Dr. Sten Grillner (born 14 June 1941, Stockholm) is a Swedish neurophysiologist and distinguished professor at the Karolinska Institute's Nobel Institute for Neurophysiology in Stockholm where he is the director of the institute. He is considered one of the world’s foremost experts in the cellular bases of motor behaviour. His research is focused on understanding the cellular bases of motor behaviour; in particular, he has shown how neuronal circuits in the spine help control rhythmic movements, such as those needed for locomotion. He is current secretary general of International Brain Research Organization IBRO and President of the Federation of European Neuroscience Societies (FENS). For his work, in 2008 he was awarded the $1 million Kavli Prize for deciphering the basic mechanisms which govern the development and functioning of the networks of cells in the brain and spinal cord. This prize distinguish the recipient from the Nobel prizes in basic medical sciences.
Notable Neuroscientists like Eric Kandel, 2000 Nobel Laureate in Physiology or medicine named Dr. Grillner’s work on the workings of complex neurocircuitry extremely important and this progress in understanding motor systems, the cognitive role in motor systems, is a brilliant advance and has revolutionized our understanding of how the nervous system is wired.
Prof. Grillner studied at the medical faculty in Gothenburg, Sweden, and received his Doctor of Medicine (MD); PhD in neurophysiology in 1969. He has been a Professor and Director of the Nobel Institute for Neurophysiology at the Karolinska Institute since 1987. He is a member of the Academia Europaeae, Royal Swedish Academy of Science, National Academy of Science (US), Institute of Medicine (US) and former member, deputy chair and chairperson between 1988-2008 of the Nobel Assembly at Karolinska Institutet which awards Nobel Prize in Physiology or Medicine, and has received a number of awards including the Bristol-Myers Squibb Award in 1993 and the Reeve–Irvine award in 2002. He was the co-recipient of the 2005 SfN Ralph Gerard Prize, highest recognition conferred by Society for Neuroscience and he was a co-recipient, with Thomas Jessell and Pasko Rakic, of the inaugural Kavli Prize for Neuroscience in 2008.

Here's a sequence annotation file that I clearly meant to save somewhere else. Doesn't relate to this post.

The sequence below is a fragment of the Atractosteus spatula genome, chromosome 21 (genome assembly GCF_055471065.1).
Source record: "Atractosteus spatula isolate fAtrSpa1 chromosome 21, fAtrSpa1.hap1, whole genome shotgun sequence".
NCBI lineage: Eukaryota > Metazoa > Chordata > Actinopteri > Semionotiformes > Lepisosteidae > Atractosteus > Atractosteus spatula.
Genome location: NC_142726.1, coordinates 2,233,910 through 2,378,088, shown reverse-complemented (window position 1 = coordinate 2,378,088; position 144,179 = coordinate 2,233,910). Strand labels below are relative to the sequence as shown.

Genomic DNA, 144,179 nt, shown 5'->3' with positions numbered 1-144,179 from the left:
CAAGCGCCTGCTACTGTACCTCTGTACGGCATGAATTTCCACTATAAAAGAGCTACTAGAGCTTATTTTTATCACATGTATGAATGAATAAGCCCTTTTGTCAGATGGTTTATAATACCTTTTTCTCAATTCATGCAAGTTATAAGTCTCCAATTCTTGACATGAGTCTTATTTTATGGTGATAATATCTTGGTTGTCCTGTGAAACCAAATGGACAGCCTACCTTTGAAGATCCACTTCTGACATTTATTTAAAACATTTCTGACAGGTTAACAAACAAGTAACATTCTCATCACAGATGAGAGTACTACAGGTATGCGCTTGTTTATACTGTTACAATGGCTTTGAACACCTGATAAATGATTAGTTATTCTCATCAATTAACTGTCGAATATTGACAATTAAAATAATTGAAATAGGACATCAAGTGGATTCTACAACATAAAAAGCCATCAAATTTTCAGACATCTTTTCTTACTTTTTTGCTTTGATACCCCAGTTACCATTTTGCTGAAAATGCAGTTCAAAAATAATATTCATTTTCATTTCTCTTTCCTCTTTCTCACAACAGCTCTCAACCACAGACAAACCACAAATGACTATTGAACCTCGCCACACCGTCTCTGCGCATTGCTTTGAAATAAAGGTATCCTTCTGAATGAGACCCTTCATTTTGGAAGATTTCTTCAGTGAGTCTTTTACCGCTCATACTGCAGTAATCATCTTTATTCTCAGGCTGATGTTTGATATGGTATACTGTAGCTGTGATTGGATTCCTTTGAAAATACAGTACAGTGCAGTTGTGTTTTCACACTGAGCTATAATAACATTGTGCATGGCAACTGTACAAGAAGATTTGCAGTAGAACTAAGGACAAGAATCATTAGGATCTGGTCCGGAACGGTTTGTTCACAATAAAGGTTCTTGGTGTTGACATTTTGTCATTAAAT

His research has focused on the extraordinary capability of the brain to control movement. Early on he demonstrated that networks within the mammalian spinal cord can produce the detailed motor pattern of locomotion involving the coordination of hundreds of different muscles. In a paper published in 1987, he and James Buchanan provided a putative network scheme of interacting interneurons in the lamprey spinal cord, a model vertebrate system. The level of detail gained in this work is unique in that it has allowed changes in behaviour to be related to changes occurring at the cellular and network level, such that the cellular basis of locomotion, steering and posture is largely understood in this biological model system. His later work is directed towards understanding the forebrain mechanisms underlying selection of behavior, and has shown that the organization of the basal ganglia, dopamine system, habenulae and pallium is evolutionary conserved in considerable detail over more than 500 million years.
He is a member of the Norwegian Academy of Science and Letters.